When you make a mistake, don’t quit! Get help and try again! You ultimately will succeed!

Mr. Armstrong writes, “What is your attitude? When you have sinned, have you been carelessly indifferent about it? You are on dangerous ground. Do you justify it, feel others are to blame? That will never justify your sins. Do you still desire to go God’s way? Then it’s not too late. Turn from sins, confess your sins—to God. Repent! Pick yourself up, with Christ’s helping hand, and go on overcoming and growing spiritually.”

How do you practically get help from God when you don’t want to do what is right? James 4:7 says, “Submit yourselves therefore to God. Resist the devil, and he will flee from you.” When you are facing a temptation, you must go to God (and be open with your parents).

Satan broadcasts impulses in an attempt to get you to act now and not think about the consequences of your decision. But you need to stop and pray about it! As you draw close to God in prayer, Satan will flee. That is a promise from God!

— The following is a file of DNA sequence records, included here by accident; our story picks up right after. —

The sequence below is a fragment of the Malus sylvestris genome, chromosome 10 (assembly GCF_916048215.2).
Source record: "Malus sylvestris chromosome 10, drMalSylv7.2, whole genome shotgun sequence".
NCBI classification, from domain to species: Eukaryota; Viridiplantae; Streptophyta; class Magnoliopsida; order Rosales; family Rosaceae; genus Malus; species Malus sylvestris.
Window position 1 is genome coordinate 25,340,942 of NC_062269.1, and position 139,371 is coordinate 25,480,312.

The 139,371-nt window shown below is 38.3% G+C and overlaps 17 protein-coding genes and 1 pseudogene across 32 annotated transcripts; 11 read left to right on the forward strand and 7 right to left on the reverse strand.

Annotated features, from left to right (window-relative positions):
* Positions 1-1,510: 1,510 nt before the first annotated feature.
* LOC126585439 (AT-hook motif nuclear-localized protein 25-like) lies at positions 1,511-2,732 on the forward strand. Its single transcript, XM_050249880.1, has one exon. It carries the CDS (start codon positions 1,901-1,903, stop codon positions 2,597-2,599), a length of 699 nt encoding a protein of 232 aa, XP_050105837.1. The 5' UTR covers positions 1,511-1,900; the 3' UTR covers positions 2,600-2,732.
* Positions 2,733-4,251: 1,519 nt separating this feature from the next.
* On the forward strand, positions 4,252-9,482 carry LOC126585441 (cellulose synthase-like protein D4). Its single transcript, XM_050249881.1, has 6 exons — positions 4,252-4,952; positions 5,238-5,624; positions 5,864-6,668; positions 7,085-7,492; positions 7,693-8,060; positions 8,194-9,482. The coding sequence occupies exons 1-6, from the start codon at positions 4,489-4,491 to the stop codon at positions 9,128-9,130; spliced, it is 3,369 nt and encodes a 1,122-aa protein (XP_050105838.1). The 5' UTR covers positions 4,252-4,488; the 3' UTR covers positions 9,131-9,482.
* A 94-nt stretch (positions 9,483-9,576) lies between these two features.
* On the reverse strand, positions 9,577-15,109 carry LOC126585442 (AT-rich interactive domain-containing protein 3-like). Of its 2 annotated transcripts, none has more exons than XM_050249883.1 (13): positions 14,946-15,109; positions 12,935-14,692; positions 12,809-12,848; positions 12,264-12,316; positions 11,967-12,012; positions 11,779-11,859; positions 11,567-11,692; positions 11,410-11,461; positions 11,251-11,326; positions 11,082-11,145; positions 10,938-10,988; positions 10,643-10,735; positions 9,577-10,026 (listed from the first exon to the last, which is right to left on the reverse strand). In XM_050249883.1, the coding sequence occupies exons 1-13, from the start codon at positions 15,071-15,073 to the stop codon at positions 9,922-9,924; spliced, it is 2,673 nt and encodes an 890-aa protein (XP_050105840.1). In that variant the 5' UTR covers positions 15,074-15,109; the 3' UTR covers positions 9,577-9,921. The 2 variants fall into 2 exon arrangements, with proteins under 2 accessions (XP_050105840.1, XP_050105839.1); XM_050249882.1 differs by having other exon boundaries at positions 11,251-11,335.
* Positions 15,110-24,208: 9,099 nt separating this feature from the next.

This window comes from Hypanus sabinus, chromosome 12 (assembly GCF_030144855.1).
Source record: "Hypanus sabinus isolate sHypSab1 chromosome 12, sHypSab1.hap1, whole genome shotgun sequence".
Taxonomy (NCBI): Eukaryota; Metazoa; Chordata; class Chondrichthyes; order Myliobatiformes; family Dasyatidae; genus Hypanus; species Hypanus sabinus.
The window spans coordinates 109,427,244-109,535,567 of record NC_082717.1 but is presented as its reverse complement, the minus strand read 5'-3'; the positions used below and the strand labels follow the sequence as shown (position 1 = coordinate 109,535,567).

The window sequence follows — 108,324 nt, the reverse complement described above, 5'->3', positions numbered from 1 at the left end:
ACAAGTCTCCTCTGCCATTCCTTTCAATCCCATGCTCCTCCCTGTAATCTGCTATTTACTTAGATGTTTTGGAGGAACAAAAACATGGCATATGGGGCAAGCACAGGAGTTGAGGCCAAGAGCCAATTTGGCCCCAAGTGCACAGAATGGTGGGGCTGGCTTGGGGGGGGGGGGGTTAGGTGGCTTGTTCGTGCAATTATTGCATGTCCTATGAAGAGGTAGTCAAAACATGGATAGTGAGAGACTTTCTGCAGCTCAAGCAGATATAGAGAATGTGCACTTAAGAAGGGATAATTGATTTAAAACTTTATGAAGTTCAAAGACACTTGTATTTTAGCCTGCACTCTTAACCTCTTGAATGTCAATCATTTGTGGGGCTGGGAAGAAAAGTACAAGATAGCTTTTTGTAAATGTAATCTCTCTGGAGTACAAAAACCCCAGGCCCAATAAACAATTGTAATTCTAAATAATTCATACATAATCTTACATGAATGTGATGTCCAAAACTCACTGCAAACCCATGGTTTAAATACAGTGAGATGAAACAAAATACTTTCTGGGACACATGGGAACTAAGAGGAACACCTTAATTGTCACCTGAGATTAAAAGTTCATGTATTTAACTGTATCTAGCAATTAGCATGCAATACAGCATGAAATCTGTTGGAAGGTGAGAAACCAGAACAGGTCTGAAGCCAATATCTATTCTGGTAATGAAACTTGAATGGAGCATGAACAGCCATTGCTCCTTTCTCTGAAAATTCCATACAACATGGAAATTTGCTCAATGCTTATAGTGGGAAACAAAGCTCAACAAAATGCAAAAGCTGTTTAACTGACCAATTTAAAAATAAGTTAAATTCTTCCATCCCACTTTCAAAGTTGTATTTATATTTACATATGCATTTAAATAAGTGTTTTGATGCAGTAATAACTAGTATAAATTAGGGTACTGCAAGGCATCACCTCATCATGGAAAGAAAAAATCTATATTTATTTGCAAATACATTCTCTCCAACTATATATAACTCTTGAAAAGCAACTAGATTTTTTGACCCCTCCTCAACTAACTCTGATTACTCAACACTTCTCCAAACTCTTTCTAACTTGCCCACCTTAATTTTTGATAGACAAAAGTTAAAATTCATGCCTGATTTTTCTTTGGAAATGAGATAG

The man in Matthew could have said to Christ, I don’t want to sell all I have, but I know it’s the right thing. Could you help me? Christ would have helped him! And God the Father, and Jesus Christ will help you if you ask!

You face a choice when battling sin: Either go away sorrowful or really draw close to God for the help to win the battle. Why not go to Him before you make a mistake? You have to draw close to God if you want victories in your life. Even if you don’t feel like doing the right thing, ask God to help you want to do the right thing. We don’t think like God without His help. But God is eager to help you get your mind thinking in the right direction!

You can succeed! You can persevere!

Remember: Don’t go away sorrowful. With men this is impossible; but with God all things are possible.